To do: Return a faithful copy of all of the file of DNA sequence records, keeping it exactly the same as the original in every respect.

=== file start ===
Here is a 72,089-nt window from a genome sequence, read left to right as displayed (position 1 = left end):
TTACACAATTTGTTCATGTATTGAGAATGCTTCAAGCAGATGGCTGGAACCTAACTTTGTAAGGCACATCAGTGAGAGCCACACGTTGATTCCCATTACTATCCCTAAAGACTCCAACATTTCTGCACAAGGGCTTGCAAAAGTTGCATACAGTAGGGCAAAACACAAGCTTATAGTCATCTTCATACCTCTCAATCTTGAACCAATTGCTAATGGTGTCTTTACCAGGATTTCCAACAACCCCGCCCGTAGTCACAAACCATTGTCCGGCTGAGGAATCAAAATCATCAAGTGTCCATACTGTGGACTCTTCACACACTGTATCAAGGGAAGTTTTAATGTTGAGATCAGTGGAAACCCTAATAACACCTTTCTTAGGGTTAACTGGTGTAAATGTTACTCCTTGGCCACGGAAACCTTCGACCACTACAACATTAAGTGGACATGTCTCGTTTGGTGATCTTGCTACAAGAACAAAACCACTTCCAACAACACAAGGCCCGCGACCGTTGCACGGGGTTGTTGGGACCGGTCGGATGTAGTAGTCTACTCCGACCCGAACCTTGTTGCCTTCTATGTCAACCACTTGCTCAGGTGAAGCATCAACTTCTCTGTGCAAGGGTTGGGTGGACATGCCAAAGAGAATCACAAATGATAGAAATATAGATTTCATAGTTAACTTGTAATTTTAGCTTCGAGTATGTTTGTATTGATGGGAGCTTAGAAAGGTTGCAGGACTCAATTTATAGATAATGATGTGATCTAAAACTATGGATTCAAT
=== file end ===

Here is a 72,089-nt window from a genome sequence, read left to right as displayed (position 1 = left end):
TTACACAATTTGTTCATGTATTGAGAATGCTTCAAGCAGATGGCTGGAACCTAACTTTGTAAGGCACATCAGTGAGAGCCACACGTTGATTCCCATTACTATCCCTAAAGACTCCAACATTTCTGCACAAGGGCTTGCAAAAGTTGCATACAGTAGGGCAAAACACAAGCTTATAGTCATCTTCATACCTCTCAATCTTGAACCAATTGCTAATGGTGTCTTTACCAGGATTTCCAACAACCCCGCCCGTAGTCACAAACCATTGTCCGGCTGAGGAATCAAAATCATCAAGTGTCCATACTGTGGACTCTTCACACACTGTATCAAGGGAAGTTTTAATGTTGAGATCAGTGGAAACCCTAATAACACCTTTCTTAGGGTTAACTGGTGTAAATGTTACTCCTTGGCCACGGAAACCTTCGACCACTACAACATTAAGTGGACATGTCTCGTTTGGTGATCTTGCTACAAGAACAAAACCACTTCCAACAACACAAGGCCCGCGACCGTTGCACGGGGTTGTTGGGACCGGTCGGATGTAGTAGTCTACTCCGACCCGAACCTTGTTGCCTTCTATGTCAACCACTTGCTCAGGTGAAGCATCAACTTCTCTGTGCAAGGGTTGGGTGGACATGCCAAAGAGAATCACAAATGATAGAAATATAGATTTCATAGTTAACTTGTAATTTTAGCTTCGAGTATGTTTGTATTGATGGGAGCTTAGAAAGGTTGCAGGACTCAATTTATAGATAATGATGTGATCTAAAACTATGGATTCAAT